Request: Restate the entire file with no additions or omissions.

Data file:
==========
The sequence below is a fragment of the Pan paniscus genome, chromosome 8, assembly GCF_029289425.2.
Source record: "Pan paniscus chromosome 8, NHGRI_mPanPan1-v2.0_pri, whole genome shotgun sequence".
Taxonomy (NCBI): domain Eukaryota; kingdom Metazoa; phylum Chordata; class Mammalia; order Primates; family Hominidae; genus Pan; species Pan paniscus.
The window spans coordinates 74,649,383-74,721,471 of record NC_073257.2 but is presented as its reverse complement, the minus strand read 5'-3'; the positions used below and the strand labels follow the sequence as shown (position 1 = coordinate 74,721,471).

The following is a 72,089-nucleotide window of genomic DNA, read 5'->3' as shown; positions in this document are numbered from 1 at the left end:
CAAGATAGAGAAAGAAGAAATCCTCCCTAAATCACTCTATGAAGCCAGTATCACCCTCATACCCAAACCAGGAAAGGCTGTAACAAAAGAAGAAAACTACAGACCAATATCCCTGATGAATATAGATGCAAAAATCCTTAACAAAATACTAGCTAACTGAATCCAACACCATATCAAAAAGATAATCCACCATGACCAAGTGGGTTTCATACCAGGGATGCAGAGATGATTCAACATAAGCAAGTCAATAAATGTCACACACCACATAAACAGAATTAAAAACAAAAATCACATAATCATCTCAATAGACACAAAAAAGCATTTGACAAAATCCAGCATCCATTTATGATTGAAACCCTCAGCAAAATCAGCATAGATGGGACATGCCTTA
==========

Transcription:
The sequence below is a fragment of the Pan paniscus genome, chromosome 8, assembly GCF_029289425.2.
Source record: "Pan paniscus chromosome 8, NHGRI_mPanPan1-v2.0_pri, whole genome shotgun sequence".
Taxonomy (NCBI): domain Eukaryota; kingdom Metazoa; phylum Chordata; class Mammalia; order Primates; family Hominidae; genus Pan; species Pan paniscus.
The window spans coordinates 74,649,383-74,721,471 of record NC_073257.2 but is presented as its reverse complement, the minus strand read 5'-3'; the positions used below and the strand labels follow the sequence as shown (position 1 = coordinate 74,721,471).

The following is a 72,089-nucleotide window of genomic DNA, read 5'->3' as shown; positions in this document are numbered from 1 at the left end:
CAAGATAGAGAAAGAAGAAATCCTCCCTAAATCACTCTATGAAGCCAGTATCACCCTCATACCCAAACCAGGAAAGGCTGTAACAAAAGAAGAAAACTACAGACCAATATCCCTGATGAATATAGATGCAAAAATCCTTAACAAAATACTAGCTAACTGAATCCAACACCATATCAAAAAGATAATCCACCATGACCAAGTGGGTTTCATACCAGGGATGCAGAGATGATTCAACATAAGCAAGTCAATAAATGTCACACACCACATAAACAGAATTAAAAACAAAAATCACATAATCATCTCAATAGACACAAAAAAGCATTTGACAAAATCCAGCATCCATTTATGATTGAAACCCTCAGCAAAATCAGCATAGATGGGACATGCCTTA